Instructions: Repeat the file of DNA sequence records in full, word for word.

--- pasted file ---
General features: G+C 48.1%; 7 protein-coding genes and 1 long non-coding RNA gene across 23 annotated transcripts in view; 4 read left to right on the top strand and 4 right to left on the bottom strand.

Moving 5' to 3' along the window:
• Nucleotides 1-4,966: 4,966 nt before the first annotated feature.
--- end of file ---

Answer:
General features: G+C 48.1%; 7 protein-coding genes and 1 long non-coding RNA gene across 23 annotated transcripts in view; 4 read left to right on the top strand and 4 right to left on the bottom strand.

Moving 5' to 3' along the window:
• Nucleotides 1-4,966: 4,966 nt before the first annotated feature.